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- LaShawn Jefferson
What International Women’s Day Means to Me, and What it May Mean to You, Too
By LaShawn Jefferson, Perry World House Deputy Director
Though there were earlier celebrations, the UN General Assembly invited member states to proclaim March 8 as the day for women’s rights and world peace in 1977. Since then, and with increasing participation and energy, people around the world have used International Women’s Day (IWD) to celebrate and honor women’s achievements in all aspects of life. IWD essentially is a day when the world pauses to recognize women’s full human rights and contributions.
However, it’s important that IWD not be a day only of reflection and celebration, but of organizing for action around specific policies and practices to improve women’s lives and to ensure that we create environments that enable and promote the exercise and enforcement of women’s full human rights. There is no lasting resolution of our most pressing global policy concerns without addressing the women’s human rights implications of them.
I have spent of all my professional life in one way or another working to advance women’s human rights. I committed to doing this work over two decades ago because I find injustice generally, and sexism and misogyny in particular, utterly intolerable. Equally important, I thought such work was the best path to achieve broader social justice and to create the type of (better) world we all deserve to live in.
To do women’s rights work is essentially a political act. It is meant to contest patriarchy and all the structures that support it; transform the way we treat one another; and create laws, policies, and practices that are rooted in human rights and justice – in short, create a more just world not just for women but for everyone else as well.
Women’s human rights work transforms not only society at large but also the individual. It requires one to reconsider almost everything – financial and other systems based on free, cheap or undervalued female labor; governance structures that are largely male dominated and male informed; gender dynamics in relationships that reinforce women’s subordinate practical status; education systems that curtail girls’ access or undermine them while they are there (including by failing to adequately prosecute sexual violence); the normalization of violence against women as entertainment; gender expression as a point of societal censure; climate change mitigation strategies that fail to recognize women’s critical decision making roles and management of natural resources; family structures predicated on male authority and decision making; the yoking of female sexuality and practice to male “honor;” tax systems that enable corporate greed at the expense of social programs for a collective and common good; the deeply segregated workforce that helps keep women across the world poor; female reproductive rights subjected to male decision making; etc. It’s all there to be fixed, reimagined, and made more just.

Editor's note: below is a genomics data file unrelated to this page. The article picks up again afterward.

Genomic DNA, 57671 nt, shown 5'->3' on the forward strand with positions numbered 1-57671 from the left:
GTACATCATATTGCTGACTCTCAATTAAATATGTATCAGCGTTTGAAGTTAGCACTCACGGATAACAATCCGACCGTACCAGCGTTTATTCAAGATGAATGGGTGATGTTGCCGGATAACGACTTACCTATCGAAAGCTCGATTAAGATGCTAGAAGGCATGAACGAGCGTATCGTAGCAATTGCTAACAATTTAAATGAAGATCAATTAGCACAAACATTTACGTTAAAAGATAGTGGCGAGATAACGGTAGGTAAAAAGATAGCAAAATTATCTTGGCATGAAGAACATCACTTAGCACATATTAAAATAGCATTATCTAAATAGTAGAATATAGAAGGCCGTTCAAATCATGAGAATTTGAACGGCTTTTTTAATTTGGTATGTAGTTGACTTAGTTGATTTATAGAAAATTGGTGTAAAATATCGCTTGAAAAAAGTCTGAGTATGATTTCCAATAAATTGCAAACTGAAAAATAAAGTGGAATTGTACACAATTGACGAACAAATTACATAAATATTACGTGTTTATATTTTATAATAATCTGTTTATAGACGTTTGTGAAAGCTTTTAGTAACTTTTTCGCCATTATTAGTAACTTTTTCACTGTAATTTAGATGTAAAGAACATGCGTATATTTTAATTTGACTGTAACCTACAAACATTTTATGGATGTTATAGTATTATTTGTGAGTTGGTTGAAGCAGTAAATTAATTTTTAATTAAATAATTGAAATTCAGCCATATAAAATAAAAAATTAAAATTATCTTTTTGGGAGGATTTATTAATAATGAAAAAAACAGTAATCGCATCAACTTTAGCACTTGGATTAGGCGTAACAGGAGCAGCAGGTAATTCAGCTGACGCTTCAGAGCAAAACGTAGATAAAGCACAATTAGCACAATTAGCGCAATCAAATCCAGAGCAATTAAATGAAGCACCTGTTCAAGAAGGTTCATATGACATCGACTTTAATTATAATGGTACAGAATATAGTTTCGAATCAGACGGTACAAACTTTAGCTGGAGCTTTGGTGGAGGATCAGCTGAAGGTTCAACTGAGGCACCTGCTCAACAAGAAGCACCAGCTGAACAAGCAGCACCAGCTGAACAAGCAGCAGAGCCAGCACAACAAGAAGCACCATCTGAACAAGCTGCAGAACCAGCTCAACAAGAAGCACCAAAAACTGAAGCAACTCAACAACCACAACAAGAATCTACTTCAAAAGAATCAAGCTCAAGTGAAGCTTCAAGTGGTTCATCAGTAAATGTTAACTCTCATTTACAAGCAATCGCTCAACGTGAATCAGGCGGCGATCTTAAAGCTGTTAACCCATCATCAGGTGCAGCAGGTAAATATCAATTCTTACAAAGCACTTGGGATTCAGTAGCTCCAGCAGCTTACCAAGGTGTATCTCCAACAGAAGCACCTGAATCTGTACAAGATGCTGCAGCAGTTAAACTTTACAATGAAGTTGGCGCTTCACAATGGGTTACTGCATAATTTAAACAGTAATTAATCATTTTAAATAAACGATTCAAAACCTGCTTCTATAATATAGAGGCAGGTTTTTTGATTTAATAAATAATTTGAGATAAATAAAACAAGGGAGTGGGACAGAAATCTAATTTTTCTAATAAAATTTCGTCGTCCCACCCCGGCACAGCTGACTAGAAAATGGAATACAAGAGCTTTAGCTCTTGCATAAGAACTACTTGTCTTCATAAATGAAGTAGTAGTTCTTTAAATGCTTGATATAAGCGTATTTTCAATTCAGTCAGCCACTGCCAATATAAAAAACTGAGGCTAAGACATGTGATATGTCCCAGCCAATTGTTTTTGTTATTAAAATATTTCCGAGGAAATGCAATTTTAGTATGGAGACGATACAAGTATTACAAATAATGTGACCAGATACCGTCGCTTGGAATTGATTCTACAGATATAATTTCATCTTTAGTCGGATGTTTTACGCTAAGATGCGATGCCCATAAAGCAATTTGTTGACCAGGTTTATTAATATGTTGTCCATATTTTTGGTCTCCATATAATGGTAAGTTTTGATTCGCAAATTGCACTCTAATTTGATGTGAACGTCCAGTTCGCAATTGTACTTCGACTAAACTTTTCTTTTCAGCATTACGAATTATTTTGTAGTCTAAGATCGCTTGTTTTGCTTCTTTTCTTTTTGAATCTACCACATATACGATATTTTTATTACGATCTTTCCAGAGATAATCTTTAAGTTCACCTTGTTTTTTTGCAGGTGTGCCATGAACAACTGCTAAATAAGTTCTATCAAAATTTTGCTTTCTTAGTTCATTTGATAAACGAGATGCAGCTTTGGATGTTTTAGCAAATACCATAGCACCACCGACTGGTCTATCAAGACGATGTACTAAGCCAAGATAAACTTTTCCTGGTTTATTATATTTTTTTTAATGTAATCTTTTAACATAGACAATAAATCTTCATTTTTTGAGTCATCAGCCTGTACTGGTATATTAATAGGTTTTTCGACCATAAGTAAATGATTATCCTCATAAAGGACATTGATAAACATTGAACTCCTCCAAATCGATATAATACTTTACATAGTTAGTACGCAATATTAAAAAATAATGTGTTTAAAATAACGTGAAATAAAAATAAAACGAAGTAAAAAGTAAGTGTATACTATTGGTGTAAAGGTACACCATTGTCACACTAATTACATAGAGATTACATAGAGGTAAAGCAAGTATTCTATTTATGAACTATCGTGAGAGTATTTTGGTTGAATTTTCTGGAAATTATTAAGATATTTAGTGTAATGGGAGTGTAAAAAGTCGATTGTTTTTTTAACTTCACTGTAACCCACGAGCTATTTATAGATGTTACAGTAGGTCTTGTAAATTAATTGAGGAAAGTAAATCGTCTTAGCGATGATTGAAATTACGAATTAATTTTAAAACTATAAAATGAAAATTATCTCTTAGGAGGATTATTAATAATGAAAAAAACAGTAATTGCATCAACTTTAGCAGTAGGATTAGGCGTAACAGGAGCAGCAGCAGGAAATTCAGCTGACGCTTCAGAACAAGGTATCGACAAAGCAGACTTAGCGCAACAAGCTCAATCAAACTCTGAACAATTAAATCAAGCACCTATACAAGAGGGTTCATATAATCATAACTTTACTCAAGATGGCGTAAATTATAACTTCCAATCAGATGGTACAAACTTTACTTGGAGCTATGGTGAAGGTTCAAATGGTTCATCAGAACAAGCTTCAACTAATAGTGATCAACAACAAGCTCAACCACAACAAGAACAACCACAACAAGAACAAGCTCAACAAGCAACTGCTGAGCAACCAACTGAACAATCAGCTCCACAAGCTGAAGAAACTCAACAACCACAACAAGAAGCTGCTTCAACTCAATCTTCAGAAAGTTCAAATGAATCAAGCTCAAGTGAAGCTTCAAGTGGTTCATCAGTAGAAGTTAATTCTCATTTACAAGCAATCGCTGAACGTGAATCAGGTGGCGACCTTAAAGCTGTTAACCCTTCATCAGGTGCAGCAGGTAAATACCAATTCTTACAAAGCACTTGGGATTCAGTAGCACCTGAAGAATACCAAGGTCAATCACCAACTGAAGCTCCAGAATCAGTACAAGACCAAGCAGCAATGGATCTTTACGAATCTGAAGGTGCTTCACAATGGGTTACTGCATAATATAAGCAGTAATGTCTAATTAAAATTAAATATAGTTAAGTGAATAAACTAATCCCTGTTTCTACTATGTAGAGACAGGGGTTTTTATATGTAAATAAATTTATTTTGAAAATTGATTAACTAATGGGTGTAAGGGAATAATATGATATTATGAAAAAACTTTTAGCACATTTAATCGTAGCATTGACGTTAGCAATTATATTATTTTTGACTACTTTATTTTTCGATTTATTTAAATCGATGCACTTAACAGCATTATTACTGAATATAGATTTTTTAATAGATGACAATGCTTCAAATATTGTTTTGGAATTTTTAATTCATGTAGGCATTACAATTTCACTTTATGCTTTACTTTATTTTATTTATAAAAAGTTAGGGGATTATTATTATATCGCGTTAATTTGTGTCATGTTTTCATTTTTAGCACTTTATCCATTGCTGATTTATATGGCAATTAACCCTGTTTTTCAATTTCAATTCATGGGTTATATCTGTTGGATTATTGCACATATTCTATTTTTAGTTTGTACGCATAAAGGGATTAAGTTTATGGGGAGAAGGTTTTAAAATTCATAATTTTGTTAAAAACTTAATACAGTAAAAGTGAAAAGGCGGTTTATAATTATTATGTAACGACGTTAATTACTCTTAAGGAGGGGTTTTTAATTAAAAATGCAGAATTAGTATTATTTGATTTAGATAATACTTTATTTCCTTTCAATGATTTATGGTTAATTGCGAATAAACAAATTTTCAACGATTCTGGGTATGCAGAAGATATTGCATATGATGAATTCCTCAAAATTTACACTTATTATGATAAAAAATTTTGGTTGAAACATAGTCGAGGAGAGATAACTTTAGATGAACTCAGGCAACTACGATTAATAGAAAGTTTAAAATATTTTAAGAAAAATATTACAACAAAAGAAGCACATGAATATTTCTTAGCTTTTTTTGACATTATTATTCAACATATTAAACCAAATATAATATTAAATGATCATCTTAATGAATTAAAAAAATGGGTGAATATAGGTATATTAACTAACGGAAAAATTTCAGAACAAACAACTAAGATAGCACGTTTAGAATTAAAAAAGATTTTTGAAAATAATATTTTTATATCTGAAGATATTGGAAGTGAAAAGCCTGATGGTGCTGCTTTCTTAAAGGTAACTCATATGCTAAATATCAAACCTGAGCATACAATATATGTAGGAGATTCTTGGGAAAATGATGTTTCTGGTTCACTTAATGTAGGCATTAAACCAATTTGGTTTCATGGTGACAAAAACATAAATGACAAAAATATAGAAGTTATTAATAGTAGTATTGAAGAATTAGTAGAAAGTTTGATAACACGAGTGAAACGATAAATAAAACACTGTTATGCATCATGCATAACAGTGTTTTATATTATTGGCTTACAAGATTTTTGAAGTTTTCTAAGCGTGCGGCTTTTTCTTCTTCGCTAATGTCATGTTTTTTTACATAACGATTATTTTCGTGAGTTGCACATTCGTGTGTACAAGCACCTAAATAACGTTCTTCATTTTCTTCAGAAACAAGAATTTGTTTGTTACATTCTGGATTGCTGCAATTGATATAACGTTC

Lucky for all of us, one sees mass and sustained mobilization and action of women across the world in defense of women’s human rights and a more just world. This activism takes place in small and large ways. It’s the indigenous women’s rights group in Guatemala fighting for control of natural resources; it’s the South Sudanese women’s groups fighting for peace; it’s the Brazilian transgender rights groups stopping violence against trans women; it’s the Ugandan women’s rights groups fighting for land rights; it’s the Afghan women’s rights groups fighting to stop “honor” crimes; it’s American women fighting religious fundamentalism; it’s Japanese women fighting a corporate culture that objectifies them relegates them to lower-level potions; it’s Indonesian women fighting for greater corporate accountably; it’s Russian female journalists fighting state corruption; and it’s Saudi activists fighting for greater political participation.
In my world every day is International Women’s Day -- a day in which women live free, equal, and with full agency to live their lives in a way that they see fit, free from discrimination and violence.
You don’t have to wait until the next March 8th to honor the spirit and intent of International Women’s Day.